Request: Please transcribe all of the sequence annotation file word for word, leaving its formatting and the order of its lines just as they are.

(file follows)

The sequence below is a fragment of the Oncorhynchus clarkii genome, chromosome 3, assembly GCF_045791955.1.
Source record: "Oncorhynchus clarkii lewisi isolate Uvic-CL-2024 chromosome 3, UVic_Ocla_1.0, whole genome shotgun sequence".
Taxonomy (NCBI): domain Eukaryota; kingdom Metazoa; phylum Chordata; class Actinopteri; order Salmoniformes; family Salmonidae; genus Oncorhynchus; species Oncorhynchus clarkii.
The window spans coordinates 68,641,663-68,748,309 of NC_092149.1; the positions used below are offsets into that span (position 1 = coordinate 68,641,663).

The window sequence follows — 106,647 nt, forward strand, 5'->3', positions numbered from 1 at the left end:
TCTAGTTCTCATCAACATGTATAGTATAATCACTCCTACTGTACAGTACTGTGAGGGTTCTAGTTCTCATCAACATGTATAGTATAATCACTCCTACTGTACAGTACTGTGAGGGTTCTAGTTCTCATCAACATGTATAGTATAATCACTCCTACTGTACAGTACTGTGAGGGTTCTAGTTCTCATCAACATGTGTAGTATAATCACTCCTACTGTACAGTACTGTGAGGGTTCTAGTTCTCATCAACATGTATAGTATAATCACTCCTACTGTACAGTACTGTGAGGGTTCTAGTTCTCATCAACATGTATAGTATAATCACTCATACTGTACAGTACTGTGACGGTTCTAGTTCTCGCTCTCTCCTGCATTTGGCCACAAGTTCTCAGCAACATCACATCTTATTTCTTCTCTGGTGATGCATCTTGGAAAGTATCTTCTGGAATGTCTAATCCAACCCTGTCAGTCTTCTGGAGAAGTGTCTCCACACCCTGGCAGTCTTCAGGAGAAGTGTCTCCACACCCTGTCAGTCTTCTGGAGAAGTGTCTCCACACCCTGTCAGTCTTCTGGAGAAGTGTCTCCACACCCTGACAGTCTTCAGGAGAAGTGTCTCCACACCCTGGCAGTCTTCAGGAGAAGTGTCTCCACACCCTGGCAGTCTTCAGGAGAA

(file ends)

The sequence below is a fragment of the Oncorhynchus clarkii genome, chromosome 3, assembly GCF_045791955.1.
Source record: "Oncorhynchus clarkii lewisi isolate Uvic-CL-2024 chromosome 3, UVic_Ocla_1.0, whole genome shotgun sequence".
Taxonomy (NCBI): domain Eukaryota; kingdom Metazoa; phylum Chordata; class Actinopteri; order Salmoniformes; family Salmonidae; genus Oncorhynchus; species Oncorhynchus clarkii.
The window spans coordinates 68,641,663-68,748,309 of NC_092149.1; the positions used below are offsets into that span (position 1 = coordinate 68,641,663).

The window sequence follows — 106,647 nt, forward strand, 5'->3', positions numbered from 1 at the left end:
TCTAGTTCTCATCAACATGTATAGTATAATCACTCCTACTGTACAGTACTGTGAGGGTTCTAGTTCTCATCAACATGTATAGTATAATCACTCCTACTGTACAGTACTGTGAGGGTTCTAGTTCTCATCAACATGTATAGTATAATCACTCCTACTGTACAGTACTGTGAGGGTTCTAGTTCTCATCAACATGTGTAGTATAATCACTCCTACTGTACAGTACTGTGAGGGTTCTAGTTCTCATCAACATGTATAGTATAATCACTCCTACTGTACAGTACTGTGAGGGTTCTAGTTCTCATCAACATGTATAGTATAATCACTCATACTGTACAGTACTGTGACGGTTCTAGTTCTCGCTCTCTCCTGCATTTGGCCACAAGTTCTCAGCAACATCACATCTTATTTCTTCTCTGGTGATGCATCTTGGAAAGTATCTTCTGGAATGTCTAATCCAACCCTGTCAGTCTTCTGGAGAAGTGTCTCCACACCCTGGCAGTCTTCAGGAGAAGTGTCTCCACACCCTGTCAGTCTTCTGGAGAAGTGTCTCCACACCCTGTCAGTCTTCTGGAGAAGTGTCTCCACACCCTGACAGTCTTCAGGAGAAGTGTCTCCACACCCTGGCAGTCTTCAGGAGAAGTGTCTCCACACCCTGGCAGTCTTCAGGAGAA